Syn. -- Irregular; anomalous; singular; odd; peculiar; erratic; idiosyncratic; strange; whimsical.

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Eccentric

ECCEN'TRIC,

ECCEN'TRICAL, adjective [Latin eccentricus; ex, from , and centrum, center.]

1. Deviating or departing from the center.

2. In geometry, not having the same center; a term applied to circles and spheres which have not the same center, and consequently are not parallel; in opposition to concentric, having a common center.

3. Not terminating in the same point, nor directed by the same principle.

4. Deviating from stated methods, usual practice or established forms or laws; irregular; anomalous, departing from the usual course; as eccentric conduct; eccentric virtue; an eccentric genius.

ECCEN'TRIC, noun A circle not having the same center as another.

1. That which is irregular or anomalous.

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I have heard people refer to the dictionary's definitions on occasion and really "enjoyed" the thorough clear meaning of the word's, and would like to have access to the dictionary to get accurate meanings to other words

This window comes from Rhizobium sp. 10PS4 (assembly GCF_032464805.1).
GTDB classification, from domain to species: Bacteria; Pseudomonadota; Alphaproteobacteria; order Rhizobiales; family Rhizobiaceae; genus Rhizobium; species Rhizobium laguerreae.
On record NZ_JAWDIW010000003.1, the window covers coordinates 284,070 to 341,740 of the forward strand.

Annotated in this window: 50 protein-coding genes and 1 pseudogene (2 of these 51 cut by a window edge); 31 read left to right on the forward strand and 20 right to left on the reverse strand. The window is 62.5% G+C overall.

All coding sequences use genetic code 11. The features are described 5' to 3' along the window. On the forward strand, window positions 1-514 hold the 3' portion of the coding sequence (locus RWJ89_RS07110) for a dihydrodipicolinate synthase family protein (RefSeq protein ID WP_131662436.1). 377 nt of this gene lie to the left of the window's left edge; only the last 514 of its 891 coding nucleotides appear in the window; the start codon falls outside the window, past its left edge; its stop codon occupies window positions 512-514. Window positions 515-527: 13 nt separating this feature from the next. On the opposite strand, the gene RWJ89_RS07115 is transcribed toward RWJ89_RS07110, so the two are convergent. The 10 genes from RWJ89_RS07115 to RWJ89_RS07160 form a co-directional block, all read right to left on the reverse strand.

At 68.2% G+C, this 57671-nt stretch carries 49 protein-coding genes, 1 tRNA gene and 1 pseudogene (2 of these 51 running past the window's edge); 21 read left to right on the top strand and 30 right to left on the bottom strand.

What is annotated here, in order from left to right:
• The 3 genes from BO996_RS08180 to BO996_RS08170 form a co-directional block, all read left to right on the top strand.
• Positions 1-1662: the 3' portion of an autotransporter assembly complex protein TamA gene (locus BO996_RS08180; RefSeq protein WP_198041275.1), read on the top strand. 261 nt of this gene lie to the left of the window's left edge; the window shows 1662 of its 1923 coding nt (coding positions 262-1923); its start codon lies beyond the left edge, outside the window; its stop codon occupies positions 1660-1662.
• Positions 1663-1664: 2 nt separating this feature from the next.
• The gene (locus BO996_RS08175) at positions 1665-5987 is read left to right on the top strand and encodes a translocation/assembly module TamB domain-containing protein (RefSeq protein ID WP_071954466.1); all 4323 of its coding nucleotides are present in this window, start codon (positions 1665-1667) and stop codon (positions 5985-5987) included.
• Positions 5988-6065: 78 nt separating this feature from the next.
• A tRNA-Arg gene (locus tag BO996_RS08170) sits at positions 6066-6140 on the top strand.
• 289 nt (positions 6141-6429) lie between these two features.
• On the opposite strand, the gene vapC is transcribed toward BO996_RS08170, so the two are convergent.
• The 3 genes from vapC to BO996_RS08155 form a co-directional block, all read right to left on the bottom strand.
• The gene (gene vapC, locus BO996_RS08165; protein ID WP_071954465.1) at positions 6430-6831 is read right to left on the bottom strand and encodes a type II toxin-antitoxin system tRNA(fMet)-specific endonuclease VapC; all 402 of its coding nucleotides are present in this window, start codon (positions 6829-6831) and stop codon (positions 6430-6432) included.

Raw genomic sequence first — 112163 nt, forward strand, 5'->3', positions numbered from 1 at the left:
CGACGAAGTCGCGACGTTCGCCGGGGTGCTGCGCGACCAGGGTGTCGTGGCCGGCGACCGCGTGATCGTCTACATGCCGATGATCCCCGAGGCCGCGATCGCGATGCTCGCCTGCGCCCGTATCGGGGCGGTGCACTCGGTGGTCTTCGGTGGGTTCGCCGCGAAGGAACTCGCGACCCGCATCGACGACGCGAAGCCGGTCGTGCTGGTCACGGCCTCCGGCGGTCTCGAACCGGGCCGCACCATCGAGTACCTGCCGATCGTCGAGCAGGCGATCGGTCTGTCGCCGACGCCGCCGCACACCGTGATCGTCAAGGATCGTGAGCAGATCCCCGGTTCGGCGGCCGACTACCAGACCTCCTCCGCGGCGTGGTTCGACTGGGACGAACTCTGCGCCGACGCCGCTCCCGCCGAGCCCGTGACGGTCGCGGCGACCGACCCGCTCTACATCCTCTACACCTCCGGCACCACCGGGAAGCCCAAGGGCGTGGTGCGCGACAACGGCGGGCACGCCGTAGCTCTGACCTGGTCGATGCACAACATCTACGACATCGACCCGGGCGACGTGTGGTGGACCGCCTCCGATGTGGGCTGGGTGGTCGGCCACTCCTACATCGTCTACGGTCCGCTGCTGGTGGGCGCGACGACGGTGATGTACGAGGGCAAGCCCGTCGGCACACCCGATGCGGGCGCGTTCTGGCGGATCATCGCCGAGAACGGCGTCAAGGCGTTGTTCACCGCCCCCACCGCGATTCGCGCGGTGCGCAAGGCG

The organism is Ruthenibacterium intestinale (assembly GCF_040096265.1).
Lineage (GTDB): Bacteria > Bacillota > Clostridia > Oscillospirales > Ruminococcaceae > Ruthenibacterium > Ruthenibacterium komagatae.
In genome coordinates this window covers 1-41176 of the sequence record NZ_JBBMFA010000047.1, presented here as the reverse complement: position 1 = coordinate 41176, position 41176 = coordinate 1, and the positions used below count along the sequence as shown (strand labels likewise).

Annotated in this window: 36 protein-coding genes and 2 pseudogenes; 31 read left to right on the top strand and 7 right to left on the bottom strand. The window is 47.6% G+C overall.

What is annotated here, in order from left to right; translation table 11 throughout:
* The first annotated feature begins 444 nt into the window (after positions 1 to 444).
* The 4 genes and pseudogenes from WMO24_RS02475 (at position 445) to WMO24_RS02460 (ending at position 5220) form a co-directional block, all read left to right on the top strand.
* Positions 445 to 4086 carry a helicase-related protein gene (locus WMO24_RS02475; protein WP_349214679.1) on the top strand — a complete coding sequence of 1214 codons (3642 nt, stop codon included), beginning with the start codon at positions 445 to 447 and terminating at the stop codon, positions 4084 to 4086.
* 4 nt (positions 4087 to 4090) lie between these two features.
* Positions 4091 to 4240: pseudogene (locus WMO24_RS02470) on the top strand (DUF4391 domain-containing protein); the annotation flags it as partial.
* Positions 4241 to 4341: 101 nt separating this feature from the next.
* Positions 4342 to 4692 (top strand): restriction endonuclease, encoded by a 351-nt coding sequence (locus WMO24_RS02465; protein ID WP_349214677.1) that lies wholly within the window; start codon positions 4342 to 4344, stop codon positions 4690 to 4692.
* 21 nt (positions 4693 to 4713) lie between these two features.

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Word of the Day

importance

IMPORT'ANCE, n.

1. Weight; consequence; a bearing on some interest; that quality of any thing by which it may affect a measure, interest or result. The education of youth is of great importance to a free government. A religious education is of infinite importance to every human being.

2. Weight or consequence in the scale of being.

Thy own importance know.

Nor bound thy narrow views to things below.

3. Weight or consequence in self-estimation.

He believes himself a man of importance.

4. Thing implied; matter; subject; importunity. [In these senses, obsolete.]

Random Word

unremembrance

UNREMEM'BRANCE, n. Forgetfulness; want of remembrance. [Not in use.]

Noah's 1828 Dictionary

First dictionary of the American Language!

Noah Webster, the Father of American Christian education, wrote the first American dictionary and established a system of rules to govern spelling, grammar, and reading. This master linguist understood the power of words, their definitions, and the need for precise word usage in communication to maintain independence. Webster used the Bible as the foundation for his definitions.

This standard reference tool will greatly assist students of all ages in their studies.

No other dictionary compares with the Webster's 1828 dictionary. The English language has changed again and again and in many instances has become corrupt. The American Dictionary of the English Language is based upon God's written word, for Noah Webster used the Bible as the foundation for his definitions. This standard reference tool will greatly assist students of all ages in their studies. From American History to literature, from science to the Word of God, this dictionary is a necessity. For homeschoolers as well as avid Bible students it is easy, fast, and sophisticated.